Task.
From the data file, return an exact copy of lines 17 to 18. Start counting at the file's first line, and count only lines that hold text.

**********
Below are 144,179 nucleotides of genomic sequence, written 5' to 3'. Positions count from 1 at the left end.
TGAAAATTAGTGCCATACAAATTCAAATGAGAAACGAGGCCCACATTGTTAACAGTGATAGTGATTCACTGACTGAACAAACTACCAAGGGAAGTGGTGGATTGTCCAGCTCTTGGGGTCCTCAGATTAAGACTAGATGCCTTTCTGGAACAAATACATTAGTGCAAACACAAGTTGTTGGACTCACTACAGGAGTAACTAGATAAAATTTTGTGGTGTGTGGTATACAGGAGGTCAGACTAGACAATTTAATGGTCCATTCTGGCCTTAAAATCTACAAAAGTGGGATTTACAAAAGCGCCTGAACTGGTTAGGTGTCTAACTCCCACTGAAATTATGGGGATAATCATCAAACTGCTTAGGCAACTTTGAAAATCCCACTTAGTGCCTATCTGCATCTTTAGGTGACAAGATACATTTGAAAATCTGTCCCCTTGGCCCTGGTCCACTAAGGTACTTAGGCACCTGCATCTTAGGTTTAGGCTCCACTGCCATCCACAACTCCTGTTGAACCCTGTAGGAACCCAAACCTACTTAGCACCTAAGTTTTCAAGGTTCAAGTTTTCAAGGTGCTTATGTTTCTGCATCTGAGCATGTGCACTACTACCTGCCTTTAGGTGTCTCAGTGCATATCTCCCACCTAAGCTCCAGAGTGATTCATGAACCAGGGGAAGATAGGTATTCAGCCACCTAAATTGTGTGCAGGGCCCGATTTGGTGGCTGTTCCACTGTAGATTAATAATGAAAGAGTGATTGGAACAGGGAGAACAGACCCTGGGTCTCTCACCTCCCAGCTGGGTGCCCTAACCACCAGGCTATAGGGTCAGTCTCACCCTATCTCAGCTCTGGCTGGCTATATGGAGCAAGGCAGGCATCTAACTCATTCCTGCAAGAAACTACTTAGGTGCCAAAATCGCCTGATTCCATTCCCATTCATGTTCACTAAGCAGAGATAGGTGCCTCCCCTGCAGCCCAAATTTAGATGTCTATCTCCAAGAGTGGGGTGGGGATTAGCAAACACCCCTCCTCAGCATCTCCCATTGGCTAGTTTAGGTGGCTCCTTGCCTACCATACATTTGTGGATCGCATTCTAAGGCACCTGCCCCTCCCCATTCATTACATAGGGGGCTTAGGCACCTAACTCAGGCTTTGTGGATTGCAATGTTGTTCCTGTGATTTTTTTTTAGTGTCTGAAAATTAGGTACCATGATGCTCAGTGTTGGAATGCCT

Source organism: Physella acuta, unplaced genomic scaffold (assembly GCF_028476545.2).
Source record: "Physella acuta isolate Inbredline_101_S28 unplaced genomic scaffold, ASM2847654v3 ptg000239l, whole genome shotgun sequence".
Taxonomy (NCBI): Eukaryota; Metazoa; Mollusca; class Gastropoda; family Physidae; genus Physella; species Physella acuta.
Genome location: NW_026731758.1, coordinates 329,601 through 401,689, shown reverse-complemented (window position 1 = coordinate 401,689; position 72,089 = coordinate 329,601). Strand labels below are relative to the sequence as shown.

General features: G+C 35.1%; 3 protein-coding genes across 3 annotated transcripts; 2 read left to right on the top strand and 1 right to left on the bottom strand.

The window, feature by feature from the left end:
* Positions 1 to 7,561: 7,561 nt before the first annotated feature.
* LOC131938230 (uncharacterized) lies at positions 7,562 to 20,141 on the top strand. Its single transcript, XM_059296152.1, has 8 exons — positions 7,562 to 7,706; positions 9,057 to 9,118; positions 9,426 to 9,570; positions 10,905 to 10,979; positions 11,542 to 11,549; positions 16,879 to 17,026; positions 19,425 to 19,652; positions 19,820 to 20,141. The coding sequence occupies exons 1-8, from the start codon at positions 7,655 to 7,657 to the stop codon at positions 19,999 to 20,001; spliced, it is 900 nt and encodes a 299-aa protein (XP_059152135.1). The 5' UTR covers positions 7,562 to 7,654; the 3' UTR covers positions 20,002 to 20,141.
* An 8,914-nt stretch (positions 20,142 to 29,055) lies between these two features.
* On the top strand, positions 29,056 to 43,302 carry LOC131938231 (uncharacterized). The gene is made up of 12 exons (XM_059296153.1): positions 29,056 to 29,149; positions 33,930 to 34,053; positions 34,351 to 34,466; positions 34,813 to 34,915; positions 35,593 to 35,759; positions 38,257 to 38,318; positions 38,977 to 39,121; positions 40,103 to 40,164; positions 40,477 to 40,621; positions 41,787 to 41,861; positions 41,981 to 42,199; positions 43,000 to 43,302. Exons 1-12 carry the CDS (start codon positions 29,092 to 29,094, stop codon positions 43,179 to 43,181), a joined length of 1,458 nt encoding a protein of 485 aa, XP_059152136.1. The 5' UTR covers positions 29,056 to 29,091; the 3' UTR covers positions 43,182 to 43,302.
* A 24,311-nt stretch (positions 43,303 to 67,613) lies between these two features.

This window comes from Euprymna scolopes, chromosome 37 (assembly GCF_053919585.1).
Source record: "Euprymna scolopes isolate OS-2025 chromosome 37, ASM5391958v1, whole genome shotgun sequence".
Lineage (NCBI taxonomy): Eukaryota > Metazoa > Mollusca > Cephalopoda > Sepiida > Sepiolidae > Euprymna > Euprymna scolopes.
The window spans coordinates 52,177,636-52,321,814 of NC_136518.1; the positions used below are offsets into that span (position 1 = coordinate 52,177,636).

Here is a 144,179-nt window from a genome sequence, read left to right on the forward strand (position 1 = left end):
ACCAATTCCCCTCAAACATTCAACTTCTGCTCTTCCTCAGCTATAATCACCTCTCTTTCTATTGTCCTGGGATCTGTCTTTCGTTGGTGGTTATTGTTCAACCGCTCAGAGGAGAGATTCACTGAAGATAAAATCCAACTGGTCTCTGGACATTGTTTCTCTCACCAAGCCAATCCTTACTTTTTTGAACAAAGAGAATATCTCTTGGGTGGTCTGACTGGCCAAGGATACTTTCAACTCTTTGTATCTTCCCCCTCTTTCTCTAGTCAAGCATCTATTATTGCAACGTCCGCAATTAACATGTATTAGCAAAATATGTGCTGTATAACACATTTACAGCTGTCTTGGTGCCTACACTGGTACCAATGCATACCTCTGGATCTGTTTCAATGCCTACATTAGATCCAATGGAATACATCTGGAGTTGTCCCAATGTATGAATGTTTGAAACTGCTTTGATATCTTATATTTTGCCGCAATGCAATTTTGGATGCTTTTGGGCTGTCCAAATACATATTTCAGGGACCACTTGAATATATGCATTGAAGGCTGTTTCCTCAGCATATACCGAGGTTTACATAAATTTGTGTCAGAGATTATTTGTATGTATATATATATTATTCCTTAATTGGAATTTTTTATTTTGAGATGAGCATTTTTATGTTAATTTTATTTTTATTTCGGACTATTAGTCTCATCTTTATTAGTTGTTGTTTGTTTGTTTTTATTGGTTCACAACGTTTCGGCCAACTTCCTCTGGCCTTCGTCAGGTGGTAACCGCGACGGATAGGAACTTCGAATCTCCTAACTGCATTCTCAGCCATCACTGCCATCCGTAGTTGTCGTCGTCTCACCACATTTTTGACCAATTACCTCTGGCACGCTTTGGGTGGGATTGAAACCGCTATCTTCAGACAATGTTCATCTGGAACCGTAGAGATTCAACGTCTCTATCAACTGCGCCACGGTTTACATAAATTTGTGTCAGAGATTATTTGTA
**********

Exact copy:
The window spans coordinates 52,177,636-52,321,814 of NC_136518.1; the positions used below are offsets into that span (position 1 = coordinate 52,177,636).

Here is a 144,179-nt window from a genome sequence, read left to right on the forward strand (position 1 = left end):